George Washington Papers

To George Washington from Major John Clark, Jr., 26 December 1777

From Major John Clark, Jr.

Mr Lewis’s [Newtown Square, Pa.]
26th Decr 1777. 8 o Clock A.M.


I wrote you yesterday at one o Clock P.M., informing you the Enemy had moved towards Chester, after which, I took a circuit round them, their design appeared only to disperse our light parties, to make room for their Waggons to hall the remainder of the Hay from Tinicum Island, & the Hook, My Spy from the City has just arrived, & informs me General Knyphausen commands in Philada, & has but a very few Troops with him, chiefly Hessians, one Regt of English1—they were attack’d Day before Yesterday & beat into their Lines on the Frankford Road,2 at Grays ferry they have a very good Bridge of Boats, & chief of the Hay is taken over it from Tinicum—Day before Yesterday three Days provision was sent to the Troops at Derby—And as they’ve nearly compleated their business, I immagine they’ll return this Evening, a glorious opportunity was lost yesterday by the imprudence of one of our Officers forming his Men on the right, instead of the left; 30 of the Enemy’s Horse came out, an ambuscade was formed, & they were permitted to pass in hopes of taking them, & they filed off & returned where the party was supposed to have been fixed to received them3—in short we shou’d catch ’em every Day had we but a sufficient number of Horse—At middle ferry near 100 Hessians were driving in Cattle Unarmed, and unmolested, only a picket Guard at the ferry on this side, no Troops on the hill encamp’d the other side of the Ferry—a very plentifull Market, Day before Yesterday, I herewith send your Excellency a News paper—And am tho’ much fatigued Your very Obedt hble servt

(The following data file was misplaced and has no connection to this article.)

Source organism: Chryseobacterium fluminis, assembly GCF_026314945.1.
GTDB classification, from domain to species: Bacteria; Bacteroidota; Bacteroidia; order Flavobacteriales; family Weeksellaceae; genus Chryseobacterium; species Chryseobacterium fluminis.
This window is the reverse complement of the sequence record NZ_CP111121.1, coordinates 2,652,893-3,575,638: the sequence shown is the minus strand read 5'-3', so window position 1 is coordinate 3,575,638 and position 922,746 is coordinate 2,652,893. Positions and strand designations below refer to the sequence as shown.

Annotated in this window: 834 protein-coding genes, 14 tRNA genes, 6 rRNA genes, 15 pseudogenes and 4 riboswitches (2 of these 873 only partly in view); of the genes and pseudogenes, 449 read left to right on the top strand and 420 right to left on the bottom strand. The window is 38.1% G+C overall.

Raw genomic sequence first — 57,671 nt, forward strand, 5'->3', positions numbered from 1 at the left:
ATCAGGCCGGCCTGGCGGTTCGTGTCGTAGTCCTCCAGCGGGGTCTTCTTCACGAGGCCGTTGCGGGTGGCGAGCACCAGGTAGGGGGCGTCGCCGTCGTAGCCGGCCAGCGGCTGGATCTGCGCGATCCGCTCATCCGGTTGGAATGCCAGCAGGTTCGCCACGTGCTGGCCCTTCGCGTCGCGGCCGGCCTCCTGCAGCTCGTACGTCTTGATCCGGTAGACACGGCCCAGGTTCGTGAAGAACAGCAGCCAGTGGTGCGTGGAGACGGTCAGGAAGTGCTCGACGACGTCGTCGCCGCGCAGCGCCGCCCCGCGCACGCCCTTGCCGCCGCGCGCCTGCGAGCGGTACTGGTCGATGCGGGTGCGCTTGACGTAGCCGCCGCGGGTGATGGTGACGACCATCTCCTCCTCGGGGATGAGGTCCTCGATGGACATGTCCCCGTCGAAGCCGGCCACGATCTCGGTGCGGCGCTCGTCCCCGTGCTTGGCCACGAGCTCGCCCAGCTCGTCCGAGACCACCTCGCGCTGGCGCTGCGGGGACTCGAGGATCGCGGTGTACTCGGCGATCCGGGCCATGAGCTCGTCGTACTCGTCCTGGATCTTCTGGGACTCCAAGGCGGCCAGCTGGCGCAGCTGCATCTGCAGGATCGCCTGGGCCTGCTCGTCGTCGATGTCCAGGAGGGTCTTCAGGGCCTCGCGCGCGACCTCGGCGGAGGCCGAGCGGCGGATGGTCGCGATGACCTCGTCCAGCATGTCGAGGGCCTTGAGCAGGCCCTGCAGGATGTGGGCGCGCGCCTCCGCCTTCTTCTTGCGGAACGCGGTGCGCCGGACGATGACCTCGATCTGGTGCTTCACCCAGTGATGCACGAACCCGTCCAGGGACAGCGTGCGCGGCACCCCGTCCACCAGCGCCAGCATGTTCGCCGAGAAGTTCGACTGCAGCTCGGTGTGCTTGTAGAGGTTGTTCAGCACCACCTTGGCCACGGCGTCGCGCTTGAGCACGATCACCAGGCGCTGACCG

Jno. Clark Junr

The Country People are carrying in their produce thro’ fear of being plunder’d as the Enemy return—Beef sells at 1/6 & Buter at 5 / lb.

The Enemy had 5 or 6 Men killed in the Skirmish yesterday & several wounded by Captn Porterfeild of Genl Woodfords Brigade whose little party I’m informed by those who were Spectators behaved exceeding well—he had 2 or 3 Men killed.


1Hessian captain Johann Ewald wrote in his diary that after Howe’s foraging party left Philadelphia on 22 Dec., “three remaining jäger companies with the other half of the mounted jägers and ten battalions, under the command of General Knyphausen, remained behind the redoubts for the protection of the city” (Ewald, Diary description begins Johann Ewald. Diary of the American War: A Hessian Journal. Translated and edited by Joseph P. Tustin. New Haven and London, 1979. description ends , 111). Lt. Gen. Wilhelm von Knyphausen (1716–1800), who had arrived in America in 1776 and had played a prominent role in the 1777 Philadelphia campaign, commanded the baggage train during the British retreat from Philadelphia in June 1778 and was left in charge of the city of New York during the Charleston expedition in the winter and spring of 1779–80. He returned to Germany in 1782.

2British and Hessian accounts described this attack somewhat differently (see John Armstrong to GW, 23 Dec., n.1). The Frankford Road passed through the easternmost British fortifications in northern Philadelphia, near the bank of the Delaware River.

3For details of this skirmish, see Clark’s letter to GW of 25 December.

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